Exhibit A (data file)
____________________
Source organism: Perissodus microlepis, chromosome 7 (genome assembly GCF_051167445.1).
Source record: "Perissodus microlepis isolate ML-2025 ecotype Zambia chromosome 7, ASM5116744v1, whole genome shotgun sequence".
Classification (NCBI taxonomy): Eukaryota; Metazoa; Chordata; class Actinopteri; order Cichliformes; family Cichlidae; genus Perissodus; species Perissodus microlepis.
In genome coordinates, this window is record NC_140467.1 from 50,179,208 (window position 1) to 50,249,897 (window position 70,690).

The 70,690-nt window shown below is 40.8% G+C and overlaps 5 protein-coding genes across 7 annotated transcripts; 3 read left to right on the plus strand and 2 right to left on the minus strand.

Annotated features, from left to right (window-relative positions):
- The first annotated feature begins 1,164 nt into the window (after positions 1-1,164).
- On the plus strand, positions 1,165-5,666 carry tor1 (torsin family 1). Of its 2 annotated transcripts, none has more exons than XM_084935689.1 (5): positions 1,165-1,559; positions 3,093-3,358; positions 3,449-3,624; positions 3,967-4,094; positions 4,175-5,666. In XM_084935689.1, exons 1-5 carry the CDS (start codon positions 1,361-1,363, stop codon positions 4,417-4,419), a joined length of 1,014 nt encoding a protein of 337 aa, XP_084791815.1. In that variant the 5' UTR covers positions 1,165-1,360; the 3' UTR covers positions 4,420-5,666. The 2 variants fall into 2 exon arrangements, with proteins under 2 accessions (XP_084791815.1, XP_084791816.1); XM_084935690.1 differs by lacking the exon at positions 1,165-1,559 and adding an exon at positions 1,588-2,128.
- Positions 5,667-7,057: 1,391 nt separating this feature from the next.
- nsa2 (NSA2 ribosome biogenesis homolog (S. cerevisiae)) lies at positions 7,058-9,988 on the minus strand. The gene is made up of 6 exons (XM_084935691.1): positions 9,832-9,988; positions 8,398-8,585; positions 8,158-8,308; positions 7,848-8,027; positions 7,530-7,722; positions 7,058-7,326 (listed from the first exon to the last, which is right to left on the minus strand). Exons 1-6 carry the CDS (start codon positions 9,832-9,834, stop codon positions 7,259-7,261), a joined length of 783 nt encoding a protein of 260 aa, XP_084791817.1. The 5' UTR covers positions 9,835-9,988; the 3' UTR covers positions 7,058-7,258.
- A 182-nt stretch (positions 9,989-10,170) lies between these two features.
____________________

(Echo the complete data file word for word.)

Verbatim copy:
Source organism: Perissodus microlepis, chromosome 7 (genome assembly GCF_051167445.1).
Source record: "Perissodus microlepis isolate ML-2025 ecotype Zambia chromosome 7, ASM5116744v1, whole genome shotgun sequence".
Classification (NCBI taxonomy): Eukaryota; Metazoa; Chordata; class Actinopteri; order Cichliformes; family Cichlidae; genus Perissodus; species Perissodus microlepis.
In genome coordinates, this window is record NC_140467.1 from 50,179,208 (window position 1) to 50,249,897 (window position 70,690).

The 70,690-nt window shown below is 40.8% G+C and overlaps 5 protein-coding genes across 7 annotated transcripts; 3 read left to right on the plus strand and 2 right to left on the minus strand.

Annotated features, from left to right (window-relative positions):
- The first annotated feature begins 1,164 nt into the window (after positions 1-1,164).
- On the plus strand, positions 1,165-5,666 carry tor1 (torsin family 1). Of its 2 annotated transcripts, none has more exons than XM_084935689.1 (5): positions 1,165-1,559; positions 3,093-3,358; positions 3,449-3,624; positions 3,967-4,094; positions 4,175-5,666. In XM_084935689.1, exons 1-5 carry the CDS (start codon positions 1,361-1,363, stop codon positions 4,417-4,419), a joined length of 1,014 nt encoding a protein of 337 aa, XP_084791815.1. In that variant the 5' UTR covers positions 1,165-1,360; the 3' UTR covers positions 4,420-5,666. The 2 variants fall into 2 exon arrangements, with proteins under 2 accessions (XP_084791815.1, XP_084791816.1); XM_084935690.1 differs by lacking the exon at positions 1,165-1,559 and adding an exon at positions 1,588-2,128.
- Positions 5,667-7,057: 1,391 nt separating this feature from the next.
- nsa2 (NSA2 ribosome biogenesis homolog (S. cerevisiae)) lies at positions 7,058-9,988 on the minus strand. The gene is made up of 6 exons (XM_084935691.1): positions 9,832-9,988; positions 8,398-8,585; positions 8,158-8,308; positions 7,848-8,027; positions 7,530-7,722; positions 7,058-7,326 (listed from the first exon to the last, which is right to left on the minus strand). Exons 1-6 carry the CDS (start codon positions 9,832-9,834, stop codon positions 7,259-7,261), a joined length of 783 nt encoding a protein of 260 aa, XP_084791817.1. The 5' UTR covers positions 9,835-9,988; the 3' UTR covers positions 7,058-7,258.
- A 182-nt stretch (positions 9,989-10,170) lies between these two features.